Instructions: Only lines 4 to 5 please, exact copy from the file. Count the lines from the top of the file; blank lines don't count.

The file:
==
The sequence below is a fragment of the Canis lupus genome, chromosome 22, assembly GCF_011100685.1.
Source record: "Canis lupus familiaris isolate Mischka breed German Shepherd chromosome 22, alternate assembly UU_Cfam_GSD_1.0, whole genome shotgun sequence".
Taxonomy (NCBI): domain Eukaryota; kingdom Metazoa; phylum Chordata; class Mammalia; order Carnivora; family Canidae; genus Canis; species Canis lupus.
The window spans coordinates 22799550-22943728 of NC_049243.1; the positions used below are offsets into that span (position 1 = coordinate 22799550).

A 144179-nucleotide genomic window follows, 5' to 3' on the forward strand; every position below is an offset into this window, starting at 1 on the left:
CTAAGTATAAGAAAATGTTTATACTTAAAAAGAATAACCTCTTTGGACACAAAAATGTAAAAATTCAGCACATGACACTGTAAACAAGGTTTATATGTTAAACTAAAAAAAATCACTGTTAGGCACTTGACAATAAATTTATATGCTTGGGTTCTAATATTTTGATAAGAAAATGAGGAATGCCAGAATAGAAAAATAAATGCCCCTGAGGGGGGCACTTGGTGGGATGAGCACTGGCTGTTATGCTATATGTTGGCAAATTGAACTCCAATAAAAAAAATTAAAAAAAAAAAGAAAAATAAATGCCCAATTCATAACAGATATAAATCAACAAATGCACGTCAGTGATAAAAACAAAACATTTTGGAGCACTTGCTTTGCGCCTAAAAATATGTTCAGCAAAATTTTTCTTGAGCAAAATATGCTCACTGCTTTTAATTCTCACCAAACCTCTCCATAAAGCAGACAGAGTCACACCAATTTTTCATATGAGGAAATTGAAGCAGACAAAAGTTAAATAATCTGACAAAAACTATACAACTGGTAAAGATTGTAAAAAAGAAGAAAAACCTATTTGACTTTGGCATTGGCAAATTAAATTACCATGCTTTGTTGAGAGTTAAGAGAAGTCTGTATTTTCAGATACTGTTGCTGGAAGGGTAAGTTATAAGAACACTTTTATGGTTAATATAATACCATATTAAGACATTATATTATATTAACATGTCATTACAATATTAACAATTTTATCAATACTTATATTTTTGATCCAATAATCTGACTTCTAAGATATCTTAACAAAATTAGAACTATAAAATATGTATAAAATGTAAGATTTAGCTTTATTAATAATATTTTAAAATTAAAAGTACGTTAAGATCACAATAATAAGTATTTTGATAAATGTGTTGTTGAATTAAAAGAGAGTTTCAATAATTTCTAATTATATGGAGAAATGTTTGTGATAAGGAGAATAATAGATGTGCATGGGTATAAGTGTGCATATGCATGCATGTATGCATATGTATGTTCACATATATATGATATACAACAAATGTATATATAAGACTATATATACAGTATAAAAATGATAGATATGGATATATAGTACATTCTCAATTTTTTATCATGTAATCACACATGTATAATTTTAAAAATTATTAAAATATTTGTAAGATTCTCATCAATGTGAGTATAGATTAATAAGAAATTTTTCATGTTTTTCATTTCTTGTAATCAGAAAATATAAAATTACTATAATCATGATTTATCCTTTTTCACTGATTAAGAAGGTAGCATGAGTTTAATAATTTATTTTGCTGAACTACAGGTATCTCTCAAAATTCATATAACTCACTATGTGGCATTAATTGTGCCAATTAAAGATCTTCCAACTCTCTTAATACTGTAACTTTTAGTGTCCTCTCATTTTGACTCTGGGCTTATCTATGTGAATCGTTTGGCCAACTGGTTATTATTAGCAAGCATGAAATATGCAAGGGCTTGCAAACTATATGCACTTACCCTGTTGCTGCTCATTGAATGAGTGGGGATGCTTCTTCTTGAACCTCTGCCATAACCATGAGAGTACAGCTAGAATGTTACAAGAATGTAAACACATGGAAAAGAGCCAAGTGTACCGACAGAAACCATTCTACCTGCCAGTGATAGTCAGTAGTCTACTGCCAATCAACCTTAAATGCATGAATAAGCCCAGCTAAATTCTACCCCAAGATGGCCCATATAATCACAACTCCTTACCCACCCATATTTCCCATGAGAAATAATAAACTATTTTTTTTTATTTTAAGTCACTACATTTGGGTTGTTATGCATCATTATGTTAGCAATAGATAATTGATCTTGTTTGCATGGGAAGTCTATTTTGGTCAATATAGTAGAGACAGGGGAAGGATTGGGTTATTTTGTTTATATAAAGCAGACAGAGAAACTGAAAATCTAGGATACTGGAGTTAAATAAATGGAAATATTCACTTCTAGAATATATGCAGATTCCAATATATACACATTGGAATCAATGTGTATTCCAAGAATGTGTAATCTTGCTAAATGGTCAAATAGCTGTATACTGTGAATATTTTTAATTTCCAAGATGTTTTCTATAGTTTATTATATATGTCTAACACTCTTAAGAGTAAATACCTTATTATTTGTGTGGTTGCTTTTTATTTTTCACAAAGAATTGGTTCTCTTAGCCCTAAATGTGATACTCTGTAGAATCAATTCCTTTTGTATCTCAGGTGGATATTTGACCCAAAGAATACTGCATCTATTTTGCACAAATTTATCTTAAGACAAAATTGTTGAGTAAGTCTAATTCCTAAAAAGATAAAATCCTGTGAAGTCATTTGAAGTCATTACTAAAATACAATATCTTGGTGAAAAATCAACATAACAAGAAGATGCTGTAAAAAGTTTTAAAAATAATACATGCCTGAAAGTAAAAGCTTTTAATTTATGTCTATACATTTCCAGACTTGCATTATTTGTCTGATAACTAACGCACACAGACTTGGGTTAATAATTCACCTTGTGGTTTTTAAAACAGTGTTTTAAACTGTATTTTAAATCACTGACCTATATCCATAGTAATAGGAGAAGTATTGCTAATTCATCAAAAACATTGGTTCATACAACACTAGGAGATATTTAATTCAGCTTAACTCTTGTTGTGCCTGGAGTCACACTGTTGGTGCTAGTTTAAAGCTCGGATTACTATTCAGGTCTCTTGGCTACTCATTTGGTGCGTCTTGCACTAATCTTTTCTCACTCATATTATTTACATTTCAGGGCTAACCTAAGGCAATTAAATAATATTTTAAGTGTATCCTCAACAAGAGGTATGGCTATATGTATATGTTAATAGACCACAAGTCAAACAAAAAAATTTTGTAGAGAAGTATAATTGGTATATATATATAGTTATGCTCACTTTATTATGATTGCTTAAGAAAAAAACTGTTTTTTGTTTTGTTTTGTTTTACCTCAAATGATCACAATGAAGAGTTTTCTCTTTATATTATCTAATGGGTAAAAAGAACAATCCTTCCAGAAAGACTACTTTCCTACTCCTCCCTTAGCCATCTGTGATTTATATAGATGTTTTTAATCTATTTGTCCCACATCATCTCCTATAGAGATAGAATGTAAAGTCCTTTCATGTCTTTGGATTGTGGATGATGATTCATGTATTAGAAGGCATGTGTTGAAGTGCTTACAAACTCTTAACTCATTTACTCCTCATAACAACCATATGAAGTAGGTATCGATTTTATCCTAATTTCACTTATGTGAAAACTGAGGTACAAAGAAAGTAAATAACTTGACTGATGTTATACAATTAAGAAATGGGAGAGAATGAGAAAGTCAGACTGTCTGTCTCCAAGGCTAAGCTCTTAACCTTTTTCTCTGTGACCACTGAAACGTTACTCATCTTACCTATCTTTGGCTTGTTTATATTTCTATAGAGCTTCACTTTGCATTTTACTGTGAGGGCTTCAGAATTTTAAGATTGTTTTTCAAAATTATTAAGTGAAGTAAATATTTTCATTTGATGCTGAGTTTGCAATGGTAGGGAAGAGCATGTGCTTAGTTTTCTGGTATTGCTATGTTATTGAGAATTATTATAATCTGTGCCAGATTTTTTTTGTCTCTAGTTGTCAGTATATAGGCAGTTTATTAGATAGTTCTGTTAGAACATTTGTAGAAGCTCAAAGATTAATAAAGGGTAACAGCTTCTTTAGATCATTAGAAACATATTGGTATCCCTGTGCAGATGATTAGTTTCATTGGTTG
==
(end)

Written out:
The window spans coordinates 22799550-22943728 of NC_049243.1; the positions used below are offsets into that span (position 1 = coordinate 22799550).

A 144179-nucleotide genomic window follows, 5' to 3' on the forward strand; every position below is an offset into this window, starting at 1 on the left: